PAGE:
These charities are ones which we regularly support. You can read more about how we have helped some of them here
The Lunchbowl Network was established in 2006 to feed very needy children in the Kibera slum in Nairobi, Kenya.
LunchBowl now funds a hot meal programme for 450 orphaned children who are deemed to be particularly vulnerable.
In addition, the charity has funded and opened two Angel Kindergarten to provide food and education for over 200 very vulnerable children. The charity is keen to encourage and foster self-sufficiency and good practise for the children in their care.
Of particular appeal to our trust is the fact that The Lunchbowl Network is run entirely by voulenteers. 96p of every pound raised goes to where it is desperately needed.
Debra and #FightEB is the national charity that supports individuals and families affected by Epidermolysis Bullosa (EB). EB is a group of genetic skin conditions which cause the skin to blister and tear at the slightest touch. Their mission is to find a cure for Epidermolysis Bullosa (EB). Funding research into the causes and possible treatments for EB is therefore a key part of their work, as well as alleviating the pain and suffering of people for whom a cure will arrive too late. It is a particularly debilitating and painful condition and the families as well as the patients are in great need of support and respite.
Momentum is a charity founded out of Kingston Hospital which has been good to the Holland family as it is where all the Brothers were born - plus the usual visits since for various stitches and the odd break!
Momentum is a local charity, established to support those families with children who are diagnosed with life limiting illnesses. A vital pastoral support system to underpin medical and palliative treatment to make the lives of the patient and their families as positive as possible.
The Empowerment plan is a Detroit based charity who train and employ single parents from local shelters to make waterproof coats that can transform into sleeping bags at night or an over the shoulder bag when not in use.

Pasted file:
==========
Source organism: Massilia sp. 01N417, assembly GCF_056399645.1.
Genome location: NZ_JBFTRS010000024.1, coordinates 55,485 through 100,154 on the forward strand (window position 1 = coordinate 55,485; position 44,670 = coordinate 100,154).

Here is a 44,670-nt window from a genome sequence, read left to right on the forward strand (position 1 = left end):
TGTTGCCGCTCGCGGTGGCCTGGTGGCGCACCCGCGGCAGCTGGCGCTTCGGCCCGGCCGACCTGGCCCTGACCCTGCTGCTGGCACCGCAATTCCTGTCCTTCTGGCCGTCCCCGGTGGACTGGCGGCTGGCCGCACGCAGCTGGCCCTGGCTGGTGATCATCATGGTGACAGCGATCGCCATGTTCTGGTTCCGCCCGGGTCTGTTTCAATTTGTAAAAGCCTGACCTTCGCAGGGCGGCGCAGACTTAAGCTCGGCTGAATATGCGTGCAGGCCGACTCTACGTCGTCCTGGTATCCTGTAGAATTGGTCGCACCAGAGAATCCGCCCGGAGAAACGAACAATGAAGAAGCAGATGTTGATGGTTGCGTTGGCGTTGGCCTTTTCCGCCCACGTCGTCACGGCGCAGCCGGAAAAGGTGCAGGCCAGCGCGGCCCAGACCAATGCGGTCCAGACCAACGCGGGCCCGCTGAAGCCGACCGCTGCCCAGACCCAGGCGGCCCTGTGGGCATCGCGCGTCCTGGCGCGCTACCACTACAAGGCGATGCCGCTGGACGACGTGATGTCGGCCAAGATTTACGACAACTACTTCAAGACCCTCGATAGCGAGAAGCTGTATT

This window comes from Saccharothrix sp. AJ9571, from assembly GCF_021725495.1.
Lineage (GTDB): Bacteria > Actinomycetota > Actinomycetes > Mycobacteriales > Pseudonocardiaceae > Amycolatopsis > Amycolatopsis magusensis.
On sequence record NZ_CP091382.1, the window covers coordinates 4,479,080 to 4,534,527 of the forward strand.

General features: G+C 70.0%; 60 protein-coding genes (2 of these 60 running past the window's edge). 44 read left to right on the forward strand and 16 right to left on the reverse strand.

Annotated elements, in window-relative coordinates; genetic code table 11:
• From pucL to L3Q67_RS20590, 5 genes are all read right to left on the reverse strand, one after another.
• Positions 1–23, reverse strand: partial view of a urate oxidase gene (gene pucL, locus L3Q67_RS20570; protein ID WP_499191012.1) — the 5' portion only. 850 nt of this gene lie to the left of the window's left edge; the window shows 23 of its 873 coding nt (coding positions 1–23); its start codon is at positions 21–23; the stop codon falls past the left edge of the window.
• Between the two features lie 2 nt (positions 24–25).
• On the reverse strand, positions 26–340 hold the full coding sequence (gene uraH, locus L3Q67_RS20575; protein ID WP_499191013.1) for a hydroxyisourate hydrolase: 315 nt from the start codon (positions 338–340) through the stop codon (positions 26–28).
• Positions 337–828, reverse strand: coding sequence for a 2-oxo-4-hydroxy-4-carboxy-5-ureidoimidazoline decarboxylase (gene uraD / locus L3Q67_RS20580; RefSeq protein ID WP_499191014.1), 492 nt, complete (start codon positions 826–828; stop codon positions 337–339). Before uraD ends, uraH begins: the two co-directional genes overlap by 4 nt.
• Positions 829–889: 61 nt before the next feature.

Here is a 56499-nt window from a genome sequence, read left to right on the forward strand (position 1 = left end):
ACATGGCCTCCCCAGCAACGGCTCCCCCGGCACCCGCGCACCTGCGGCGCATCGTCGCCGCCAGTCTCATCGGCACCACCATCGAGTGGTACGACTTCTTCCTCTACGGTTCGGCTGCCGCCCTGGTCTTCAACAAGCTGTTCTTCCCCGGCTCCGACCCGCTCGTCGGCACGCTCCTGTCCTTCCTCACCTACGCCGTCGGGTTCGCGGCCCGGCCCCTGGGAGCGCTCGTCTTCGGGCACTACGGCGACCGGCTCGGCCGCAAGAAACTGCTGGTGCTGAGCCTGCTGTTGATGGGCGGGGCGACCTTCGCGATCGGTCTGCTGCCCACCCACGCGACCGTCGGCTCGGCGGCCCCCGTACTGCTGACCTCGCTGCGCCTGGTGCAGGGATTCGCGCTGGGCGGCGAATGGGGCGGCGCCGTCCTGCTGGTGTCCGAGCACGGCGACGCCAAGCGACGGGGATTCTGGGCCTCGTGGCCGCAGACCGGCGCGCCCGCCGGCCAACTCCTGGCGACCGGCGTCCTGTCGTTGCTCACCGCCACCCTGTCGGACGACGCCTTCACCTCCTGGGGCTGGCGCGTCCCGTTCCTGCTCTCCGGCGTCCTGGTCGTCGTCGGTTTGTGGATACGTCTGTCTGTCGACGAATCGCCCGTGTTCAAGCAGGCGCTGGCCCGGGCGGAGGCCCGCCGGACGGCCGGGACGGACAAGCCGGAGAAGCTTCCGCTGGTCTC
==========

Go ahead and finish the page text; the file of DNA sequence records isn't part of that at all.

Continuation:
The Gary Burnstein Community Health Clinic This is a free clinic outside of Detroit to help provide healthcare for people who can’t afford it. It was started by Dr.Gary Burnstein who after his work as a cardiologist started volunteering his services at a local homeless shelter.
Storybook Dads enables families to reconnect through the magic of storytelling. They help parents in prison to record bedtime stories and messages for their children on CD or DVD. For many families, these story discs are a lifeline, helping to heal rifts and build vital family relationships. It shows the children they are loved and missed. It helps prisoners to feel valued as parents and gives them the opportunity to have a positive impact on their children’s lives.
The John Foundation This charity is based in Hyderabad in India. Their mission is to rescue vulnerable orphaned children and young girls from being trafficked and provide them with hope for the future in a sustainable way.
Alex’s Wish is a charity set-up to eradicate Duchenne Muscular Dystrophy, an aggressive form of Muscular Dystrophy that affects 1 in every 3,500 boys born. Every single muscle is destroyed due to a lack of protein. It also affects the heart and lungs as these are muscles too.
Alex’s Wish was set-up by Emma and Andy Hallam (parents to Alex) in late 2012 to help raise vital funds to help bring about new treatments and ultimately a cure for this devastating condition.
Since 2003, Kate's Club has created healing communities that allow grieving children and their families to have fun, express their emotions, remember their loved ones, develop healthy coping skills, and know that they are not alone.
They are the only organization in Metro Atlanta that provides long-term therapeutic and recreational support for grieving children, and 100% of our kids would recommend Kate's Club to a friend who is grieving.
It's a misconception to think of Kate's Club as a sad place simply because they are a grief services organization. More often than not, when you enter a Kate's Club program, you see smiles and hear laughter. And for the somber moments, we're grateful that the sad moments are shared with peers and mentors instead of experienced alone.